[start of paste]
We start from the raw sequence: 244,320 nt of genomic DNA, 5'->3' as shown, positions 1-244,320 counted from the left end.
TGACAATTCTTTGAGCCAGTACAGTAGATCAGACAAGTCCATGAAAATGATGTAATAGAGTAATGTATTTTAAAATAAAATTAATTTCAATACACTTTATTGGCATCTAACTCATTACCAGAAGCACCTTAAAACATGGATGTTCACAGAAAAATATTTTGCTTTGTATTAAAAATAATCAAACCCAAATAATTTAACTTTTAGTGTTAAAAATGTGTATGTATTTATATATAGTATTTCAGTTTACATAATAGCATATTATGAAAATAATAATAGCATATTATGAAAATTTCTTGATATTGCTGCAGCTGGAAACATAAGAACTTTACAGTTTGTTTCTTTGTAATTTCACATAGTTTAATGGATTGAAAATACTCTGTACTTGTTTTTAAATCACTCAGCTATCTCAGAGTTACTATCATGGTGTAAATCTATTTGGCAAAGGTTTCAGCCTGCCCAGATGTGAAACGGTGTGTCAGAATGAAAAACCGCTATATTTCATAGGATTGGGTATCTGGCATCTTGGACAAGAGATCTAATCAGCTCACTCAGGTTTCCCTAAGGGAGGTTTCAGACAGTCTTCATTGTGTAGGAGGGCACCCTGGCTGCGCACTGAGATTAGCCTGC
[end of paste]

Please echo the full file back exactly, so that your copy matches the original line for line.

We start from the raw sequence: 244,320 nt of genomic DNA, 5'->3' as shown, positions 1-244,320 counted from the left end.
TGACAATTCTTTGAGCCAGTACAGTAGATCAGACAAGTCCATGAAAATGATGTAATAGAGTAATGTATTTTAAAATAAAATTAATTTCAATACACTTTATTGGCATCTAACTCATTACCAGAAGCACCTTAAAACATGGATGTTCACAGAAAAATATTTTGCTTTGTATTAAAAATAATCAAACCCAAATAATTTAACTTTTAGTGTTAAAAATGTGTATGTATTTATATATAGTATTTCAGTTTACATAATAGCATATTATGAAAATAATAATAGCATATTATGAAAATTTCTTGATATTGCTGCAGCTGGAAACATAAGAACTTTACAGTTTGTTTCTTTGTAATTTCACATAGTTTAATGGATTGAAAATACTCTGTACTTGTTTTTAAATCACTCAGCTATCTCAGAGTTACTATCATGGTGTAAATCTATTTGGCAAAGGTTTCAGCCTGCCCAGATGTGAAACGGTGTGTCAGAATGAAAAACCGCTATATTTCATAGGATTGGGTATCTGGCATCTTGGACAAGAGATCTAATCAGCTCACTCAGGTTTCCCTAAGGGAGGTTTCAGACAGTCTTCATTGTGTAGGAGGGCACCCTGGCTGCGCACTGAGATTAGCCTGC